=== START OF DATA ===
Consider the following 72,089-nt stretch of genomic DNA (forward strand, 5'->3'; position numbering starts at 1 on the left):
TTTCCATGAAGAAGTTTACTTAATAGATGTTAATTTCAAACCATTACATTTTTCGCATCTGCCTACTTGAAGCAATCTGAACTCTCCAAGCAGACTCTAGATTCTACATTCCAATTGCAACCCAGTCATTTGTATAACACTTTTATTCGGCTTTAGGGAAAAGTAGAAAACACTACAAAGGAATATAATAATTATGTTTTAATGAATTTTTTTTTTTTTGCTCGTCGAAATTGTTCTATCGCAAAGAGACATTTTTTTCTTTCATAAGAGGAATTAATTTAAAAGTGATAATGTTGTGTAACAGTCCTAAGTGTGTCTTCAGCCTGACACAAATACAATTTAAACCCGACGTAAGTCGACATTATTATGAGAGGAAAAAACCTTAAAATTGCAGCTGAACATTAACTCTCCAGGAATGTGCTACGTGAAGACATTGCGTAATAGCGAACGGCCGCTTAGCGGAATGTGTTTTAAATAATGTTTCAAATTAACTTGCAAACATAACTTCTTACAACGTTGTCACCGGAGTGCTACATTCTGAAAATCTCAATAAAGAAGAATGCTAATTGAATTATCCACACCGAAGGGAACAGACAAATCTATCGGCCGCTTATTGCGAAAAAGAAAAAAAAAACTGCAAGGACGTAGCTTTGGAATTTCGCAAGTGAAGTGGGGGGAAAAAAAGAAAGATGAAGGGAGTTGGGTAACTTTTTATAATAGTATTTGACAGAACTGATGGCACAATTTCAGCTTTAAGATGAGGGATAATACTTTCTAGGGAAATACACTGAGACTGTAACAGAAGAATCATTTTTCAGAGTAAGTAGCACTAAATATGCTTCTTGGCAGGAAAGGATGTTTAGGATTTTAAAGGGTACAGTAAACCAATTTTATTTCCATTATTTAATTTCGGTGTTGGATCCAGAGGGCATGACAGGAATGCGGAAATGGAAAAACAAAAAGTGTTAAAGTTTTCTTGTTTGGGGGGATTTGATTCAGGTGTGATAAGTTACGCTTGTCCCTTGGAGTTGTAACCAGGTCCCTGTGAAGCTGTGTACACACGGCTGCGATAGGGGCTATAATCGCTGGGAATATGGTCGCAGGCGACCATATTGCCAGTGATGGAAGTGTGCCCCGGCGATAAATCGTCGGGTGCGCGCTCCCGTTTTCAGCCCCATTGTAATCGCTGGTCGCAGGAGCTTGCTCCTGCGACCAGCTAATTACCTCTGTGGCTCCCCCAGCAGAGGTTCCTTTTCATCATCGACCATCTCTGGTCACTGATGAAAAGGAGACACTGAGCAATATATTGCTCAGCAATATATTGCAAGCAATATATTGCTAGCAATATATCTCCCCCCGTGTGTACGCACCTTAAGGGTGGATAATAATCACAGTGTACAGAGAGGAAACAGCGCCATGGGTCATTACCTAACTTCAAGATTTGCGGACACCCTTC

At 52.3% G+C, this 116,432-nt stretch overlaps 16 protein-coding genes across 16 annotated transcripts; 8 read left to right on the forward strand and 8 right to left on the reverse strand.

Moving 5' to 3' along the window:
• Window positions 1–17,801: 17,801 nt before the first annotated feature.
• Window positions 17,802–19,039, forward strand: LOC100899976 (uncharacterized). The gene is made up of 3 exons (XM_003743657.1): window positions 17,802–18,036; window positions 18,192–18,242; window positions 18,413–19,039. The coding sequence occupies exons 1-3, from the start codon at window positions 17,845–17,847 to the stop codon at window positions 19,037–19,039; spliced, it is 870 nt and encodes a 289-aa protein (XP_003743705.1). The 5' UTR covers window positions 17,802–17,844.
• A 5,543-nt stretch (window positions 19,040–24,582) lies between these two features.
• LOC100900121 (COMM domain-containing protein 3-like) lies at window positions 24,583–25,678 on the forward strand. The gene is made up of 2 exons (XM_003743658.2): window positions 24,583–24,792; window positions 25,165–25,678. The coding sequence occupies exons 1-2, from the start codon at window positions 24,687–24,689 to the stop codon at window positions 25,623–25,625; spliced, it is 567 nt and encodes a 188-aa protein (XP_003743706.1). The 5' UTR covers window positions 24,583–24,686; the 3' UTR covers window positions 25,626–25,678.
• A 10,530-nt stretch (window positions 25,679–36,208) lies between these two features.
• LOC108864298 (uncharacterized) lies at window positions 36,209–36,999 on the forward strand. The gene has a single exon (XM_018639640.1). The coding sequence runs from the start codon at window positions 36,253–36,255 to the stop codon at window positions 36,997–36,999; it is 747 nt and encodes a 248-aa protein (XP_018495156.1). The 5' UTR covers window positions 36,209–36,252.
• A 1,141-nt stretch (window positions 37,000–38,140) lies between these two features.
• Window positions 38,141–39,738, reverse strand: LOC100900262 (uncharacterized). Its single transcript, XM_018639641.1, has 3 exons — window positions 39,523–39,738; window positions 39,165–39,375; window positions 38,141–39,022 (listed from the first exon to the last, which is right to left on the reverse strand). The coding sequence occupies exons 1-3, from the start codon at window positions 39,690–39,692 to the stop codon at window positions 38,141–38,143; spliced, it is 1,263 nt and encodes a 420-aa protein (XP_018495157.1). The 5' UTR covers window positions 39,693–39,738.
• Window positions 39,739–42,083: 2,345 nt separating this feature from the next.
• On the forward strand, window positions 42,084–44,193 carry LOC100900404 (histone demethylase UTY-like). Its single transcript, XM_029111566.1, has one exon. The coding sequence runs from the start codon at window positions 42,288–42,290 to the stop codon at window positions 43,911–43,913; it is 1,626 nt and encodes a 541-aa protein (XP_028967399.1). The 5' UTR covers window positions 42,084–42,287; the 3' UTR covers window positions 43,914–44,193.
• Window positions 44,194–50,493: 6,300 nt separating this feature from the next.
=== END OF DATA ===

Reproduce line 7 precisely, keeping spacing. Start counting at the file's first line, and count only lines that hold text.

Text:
• A 5,543-nt stretch (window positions 19,040–24,582) lies between these two features.